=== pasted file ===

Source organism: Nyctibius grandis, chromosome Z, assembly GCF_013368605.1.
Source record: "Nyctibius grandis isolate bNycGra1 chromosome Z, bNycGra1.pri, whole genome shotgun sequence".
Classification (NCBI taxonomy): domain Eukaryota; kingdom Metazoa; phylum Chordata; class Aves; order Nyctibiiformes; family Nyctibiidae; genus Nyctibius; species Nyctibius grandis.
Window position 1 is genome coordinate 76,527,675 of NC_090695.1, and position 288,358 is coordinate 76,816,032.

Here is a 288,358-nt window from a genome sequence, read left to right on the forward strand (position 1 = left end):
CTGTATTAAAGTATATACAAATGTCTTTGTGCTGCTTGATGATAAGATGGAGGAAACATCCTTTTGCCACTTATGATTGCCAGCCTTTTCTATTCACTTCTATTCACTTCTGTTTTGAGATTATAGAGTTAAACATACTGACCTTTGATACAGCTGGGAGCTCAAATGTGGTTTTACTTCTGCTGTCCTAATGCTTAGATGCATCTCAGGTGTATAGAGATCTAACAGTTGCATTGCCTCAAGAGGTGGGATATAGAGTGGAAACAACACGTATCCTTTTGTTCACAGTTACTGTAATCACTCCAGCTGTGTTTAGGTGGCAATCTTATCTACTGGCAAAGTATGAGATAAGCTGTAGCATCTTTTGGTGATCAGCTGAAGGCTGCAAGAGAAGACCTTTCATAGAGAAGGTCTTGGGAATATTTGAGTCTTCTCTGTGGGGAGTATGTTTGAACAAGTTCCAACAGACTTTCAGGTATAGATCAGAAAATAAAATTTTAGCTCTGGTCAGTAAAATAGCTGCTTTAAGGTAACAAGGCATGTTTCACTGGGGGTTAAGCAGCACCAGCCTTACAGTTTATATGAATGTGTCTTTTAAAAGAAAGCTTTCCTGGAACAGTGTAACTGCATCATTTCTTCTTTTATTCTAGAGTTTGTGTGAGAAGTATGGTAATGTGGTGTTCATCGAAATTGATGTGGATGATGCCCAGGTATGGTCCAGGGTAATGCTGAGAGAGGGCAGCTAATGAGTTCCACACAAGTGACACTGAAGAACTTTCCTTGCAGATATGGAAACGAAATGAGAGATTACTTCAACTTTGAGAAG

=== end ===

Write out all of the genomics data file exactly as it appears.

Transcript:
Source organism: Nyctibius grandis, chromosome Z, assembly GCF_013368605.1.
Source record: "Nyctibius grandis isolate bNycGra1 chromosome Z, bNycGra1.pri, whole genome shotgun sequence".
Classification (NCBI taxonomy): domain Eukaryota; kingdom Metazoa; phylum Chordata; class Aves; order Nyctibiiformes; family Nyctibiidae; genus Nyctibius; species Nyctibius grandis.
Window position 1 is genome coordinate 76,527,675 of NC_090695.1, and position 288,358 is coordinate 76,816,032.

Here is a 288,358-nt window from a genome sequence, read left to right on the forward strand (position 1 = left end):
CTGTATTAAAGTATATACAAATGTCTTTGTGCTGCTTGATGATAAGATGGAGGAAACATCCTTTTGCCACTTATGATTGCCAGCCTTTTCTATTCACTTCTATTCACTTCTGTTTTGAGATTATAGAGTTAAACATACTGACCTTTGATACAGCTGGGAGCTCAAATGTGGTTTTACTTCTGCTGTCCTAATGCTTAGATGCATCTCAGGTGTATAGAGATCTAACAGTTGCATTGCCTCAAGAGGTGGGATATAGAGTGGAAACAACACGTATCCTTTTGTTCACAGTTACTGTAATCACTCCAGCTGTGTTTAGGTGGCAATCTTATCTACTGGCAAAGTATGAGATAAGCTGTAGCATCTTTTGGTGATCAGCTGAAGGCTGCAAGAGAAGACCTTTCATAGAGAAGGTCTTGGGAATATTTGAGTCTTCTCTGTGGGGAGTATGTTTGAACAAGTTCCAACAGACTTTCAGGTATAGATCAGAAAATAAAATTTTAGCTCTGGTCAGTAAAATAGCTGCTTTAAGGTAACAAGGCATGTTTCACTGGGGGTTAAGCAGCACCAGCCTTACAGTTTATATGAATGTGTCTTTTAAAAGAAAGCTTTCCTGGAACAGTGTAACTGCATCATTTCTTCTTTTATTCTAGAGTTTGTGTGAGAAGTATGGTAATGTGGTGTTCATCGAAATTGATGTGGATGATGCCCAGGTATGGTCCAGGGTAATGCTGAGAGAGGGCAGCTAATGAGTTCCACACAAGTGACACTGAAGAACTTTCCTTGCAGATATGGAAACGAAATGAGAGATTACTTCAACTTTGAGAAG